DNS, backwards and forwards
Because DNS is such an important way of establishing identity on the internet, spammers will often forge domain names or IP addresses to hide where their mail is coming from. To detect these forgeries, ISPs often perform what’s called a reverse DNS lookup on incoming messages. A forward DNS lookup begins with the domain name, and checks to see which IP addresses are associated with it. A reverse DNS lookup takes the IP address that’s trying to make the connection, and checks to see if there is a registered domain associated with it.
For example, if an incoming message claims to be coming from the 220.127.116.11 IP address, an ISP would look up the domain to see if it resolves to lyris.com. If it doesn’t, the message may be a forgery -- or, the hapless sender may not have a correct DNS entry. In either case, the message will most likely be identified as spam. (When ISPs block spam, they shoot first and ask questions later -- if at all.)
You can help ISPs verify your identity by making sure that your DNS entry is complete and correct. To make sure your domain has all the correct entries, you can use a website like http://www.dnsreport.com/. If you have any questions about the entries there, the person or organization responsible for your domain should be able to answer them and make any necessary adjustments.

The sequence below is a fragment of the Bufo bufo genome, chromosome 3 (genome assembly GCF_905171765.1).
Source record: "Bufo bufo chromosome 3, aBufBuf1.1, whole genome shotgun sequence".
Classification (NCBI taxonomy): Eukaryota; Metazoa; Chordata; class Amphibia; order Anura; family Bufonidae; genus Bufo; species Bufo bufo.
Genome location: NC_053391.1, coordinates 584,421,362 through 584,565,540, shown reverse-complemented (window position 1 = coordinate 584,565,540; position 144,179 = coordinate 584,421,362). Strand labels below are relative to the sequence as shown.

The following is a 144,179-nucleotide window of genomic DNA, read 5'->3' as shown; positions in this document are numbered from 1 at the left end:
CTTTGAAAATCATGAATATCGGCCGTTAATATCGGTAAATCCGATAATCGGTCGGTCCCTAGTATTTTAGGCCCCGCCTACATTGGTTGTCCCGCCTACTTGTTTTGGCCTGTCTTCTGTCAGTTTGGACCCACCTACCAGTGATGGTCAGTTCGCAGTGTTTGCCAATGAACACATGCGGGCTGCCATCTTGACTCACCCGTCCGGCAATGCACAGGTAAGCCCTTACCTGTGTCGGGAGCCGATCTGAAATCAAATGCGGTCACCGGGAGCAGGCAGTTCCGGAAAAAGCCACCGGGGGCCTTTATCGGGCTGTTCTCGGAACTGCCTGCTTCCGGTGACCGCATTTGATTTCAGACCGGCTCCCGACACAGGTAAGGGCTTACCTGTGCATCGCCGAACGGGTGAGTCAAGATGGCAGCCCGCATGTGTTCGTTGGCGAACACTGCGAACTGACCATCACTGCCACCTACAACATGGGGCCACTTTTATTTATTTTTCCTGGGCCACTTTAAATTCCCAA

So, where does SPF come in?
A newer form of authenticating incoming email is SPF, or Sender Permitted Framework, which was created to help prevent spammers from damaging the reputations of reliable publishers. In a nutshell, SPF is a more specific DNS entry that lists which IP addresses are approved to send mail for your domain. If a connection comes from a different IP address than that specified in the record, the recipient may rightly suspect a forgery, and reject the message as spam. To learn more about SPF, or to learn how to make an SPF record for your domain, see http://spf.pobox.com/.
SPF has not been universally adopted, and not all ISPs check for it. But of the many systems proposed to prevent forgeries, it’s the most widespread, and the most easily implemented.
Performing these types of DNS lookups is an easy way for ISPs to differentiate legitimate email publishers from those who are out to scam their customers. Correcting DNS issues won’t guarantee that your email gets delivered, but it’s a kind of hand-raising gesture that identifies you as a conscientious internet citizen and displays a willingness to be checked out by the organizations that process your messages. By using a static IP address, having both forward and reverse DNS set up for your domain name, and adding SPF information to your record, you’re letting the ISPs know that you’re one of the "good guys," which makes it far less likely that your email will be mistaken for spam.
Wendy Roth is the training manager for Lyris Technologies, a pioneer in email marketing solutions since 1994. She works closely with enterprise-level marketing and advertising professionals to help them achieve their email-related objectives, and collaborates with engineering teams to ensure Lyris' products continue to be based on marketers' changing needs.